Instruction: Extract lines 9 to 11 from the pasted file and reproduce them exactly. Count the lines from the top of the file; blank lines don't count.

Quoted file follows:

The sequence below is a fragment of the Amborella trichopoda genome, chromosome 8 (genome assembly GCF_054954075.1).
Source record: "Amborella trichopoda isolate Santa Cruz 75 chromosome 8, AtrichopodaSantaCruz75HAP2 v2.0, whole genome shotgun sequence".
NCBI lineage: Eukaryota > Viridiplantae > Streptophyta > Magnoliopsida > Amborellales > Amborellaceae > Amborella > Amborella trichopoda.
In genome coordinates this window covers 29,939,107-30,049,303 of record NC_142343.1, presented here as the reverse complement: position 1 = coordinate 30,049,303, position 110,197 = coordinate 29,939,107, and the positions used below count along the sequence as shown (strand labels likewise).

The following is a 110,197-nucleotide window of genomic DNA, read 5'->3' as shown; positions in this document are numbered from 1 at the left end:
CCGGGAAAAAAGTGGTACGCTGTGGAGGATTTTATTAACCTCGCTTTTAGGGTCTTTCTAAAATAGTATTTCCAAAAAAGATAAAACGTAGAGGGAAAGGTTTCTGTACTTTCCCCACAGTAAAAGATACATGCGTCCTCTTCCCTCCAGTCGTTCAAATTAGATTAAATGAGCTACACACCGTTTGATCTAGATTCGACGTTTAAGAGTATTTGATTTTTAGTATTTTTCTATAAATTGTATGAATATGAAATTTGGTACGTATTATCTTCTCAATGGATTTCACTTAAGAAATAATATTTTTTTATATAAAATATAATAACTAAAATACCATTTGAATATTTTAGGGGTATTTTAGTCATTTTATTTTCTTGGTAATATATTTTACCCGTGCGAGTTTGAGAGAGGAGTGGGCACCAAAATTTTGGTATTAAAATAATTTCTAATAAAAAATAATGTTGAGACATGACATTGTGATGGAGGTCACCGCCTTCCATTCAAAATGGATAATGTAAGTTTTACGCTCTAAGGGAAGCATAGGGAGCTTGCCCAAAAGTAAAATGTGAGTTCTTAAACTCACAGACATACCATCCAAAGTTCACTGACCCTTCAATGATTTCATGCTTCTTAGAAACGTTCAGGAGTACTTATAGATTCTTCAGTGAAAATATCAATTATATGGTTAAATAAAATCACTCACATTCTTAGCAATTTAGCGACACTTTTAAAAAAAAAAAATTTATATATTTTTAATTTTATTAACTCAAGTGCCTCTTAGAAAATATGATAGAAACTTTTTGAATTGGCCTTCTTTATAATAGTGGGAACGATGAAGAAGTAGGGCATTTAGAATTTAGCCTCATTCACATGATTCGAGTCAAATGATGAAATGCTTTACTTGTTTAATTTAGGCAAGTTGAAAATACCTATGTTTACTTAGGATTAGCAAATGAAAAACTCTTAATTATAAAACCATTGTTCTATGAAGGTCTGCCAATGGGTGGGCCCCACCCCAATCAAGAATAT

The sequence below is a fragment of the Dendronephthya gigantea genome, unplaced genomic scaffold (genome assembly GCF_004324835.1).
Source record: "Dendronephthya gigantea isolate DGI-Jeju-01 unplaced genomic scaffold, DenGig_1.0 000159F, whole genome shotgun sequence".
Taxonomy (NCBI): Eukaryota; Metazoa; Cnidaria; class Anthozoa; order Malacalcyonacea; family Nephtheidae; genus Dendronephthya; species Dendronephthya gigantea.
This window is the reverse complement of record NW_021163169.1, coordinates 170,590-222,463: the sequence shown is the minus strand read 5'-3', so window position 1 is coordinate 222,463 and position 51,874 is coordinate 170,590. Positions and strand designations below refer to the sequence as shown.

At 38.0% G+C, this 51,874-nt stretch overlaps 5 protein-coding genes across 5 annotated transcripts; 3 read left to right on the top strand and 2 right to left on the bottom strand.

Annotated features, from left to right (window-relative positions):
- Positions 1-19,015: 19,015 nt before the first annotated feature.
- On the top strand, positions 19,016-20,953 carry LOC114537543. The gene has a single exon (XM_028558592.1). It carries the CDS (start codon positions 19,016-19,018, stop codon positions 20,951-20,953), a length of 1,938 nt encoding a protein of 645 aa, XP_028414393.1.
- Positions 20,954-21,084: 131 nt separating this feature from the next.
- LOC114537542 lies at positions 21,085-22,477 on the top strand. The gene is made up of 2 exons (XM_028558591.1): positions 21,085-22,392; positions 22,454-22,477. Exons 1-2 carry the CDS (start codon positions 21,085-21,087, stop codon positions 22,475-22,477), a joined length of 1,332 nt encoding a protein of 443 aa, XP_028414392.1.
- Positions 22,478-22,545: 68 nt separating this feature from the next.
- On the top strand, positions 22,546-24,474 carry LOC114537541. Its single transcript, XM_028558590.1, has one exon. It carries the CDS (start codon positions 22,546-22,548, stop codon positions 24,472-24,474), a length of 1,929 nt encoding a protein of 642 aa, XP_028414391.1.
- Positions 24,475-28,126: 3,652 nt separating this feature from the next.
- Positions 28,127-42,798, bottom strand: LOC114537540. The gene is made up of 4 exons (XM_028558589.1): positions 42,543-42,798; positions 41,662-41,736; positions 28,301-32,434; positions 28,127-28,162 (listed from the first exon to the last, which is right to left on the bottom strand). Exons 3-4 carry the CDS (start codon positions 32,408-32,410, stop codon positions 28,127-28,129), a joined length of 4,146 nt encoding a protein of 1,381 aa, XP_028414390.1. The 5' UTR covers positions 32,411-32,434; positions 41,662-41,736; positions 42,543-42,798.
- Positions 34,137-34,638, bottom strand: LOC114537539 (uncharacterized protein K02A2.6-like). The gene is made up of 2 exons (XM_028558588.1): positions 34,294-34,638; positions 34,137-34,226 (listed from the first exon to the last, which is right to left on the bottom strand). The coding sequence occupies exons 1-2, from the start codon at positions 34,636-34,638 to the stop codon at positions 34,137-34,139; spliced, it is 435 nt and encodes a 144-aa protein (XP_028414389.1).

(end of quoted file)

Taxonomy (NCBI): Eukaryota; Metazoa; Cnidaria; class Anthozoa; order Malacalcyonacea; family Nephtheidae; genus Dendronephthya; species Dendronephthya gigantea.
This window is the reverse complement of record NW_021163169.1, coordinates 170,590-222,463: the sequence shown is the minus strand read 5'-3', so window position 1 is coordinate 222,463 and position 51,874 is coordinate 170,590. Positions and strand designations below refer to the sequence as shown.

At 38.0% G+C, this 51,874-nt stretch overlaps 5 protein-coding genes across 5 annotated transcripts; 3 read left to right on the top strand and 2 right to left on the bottom strand.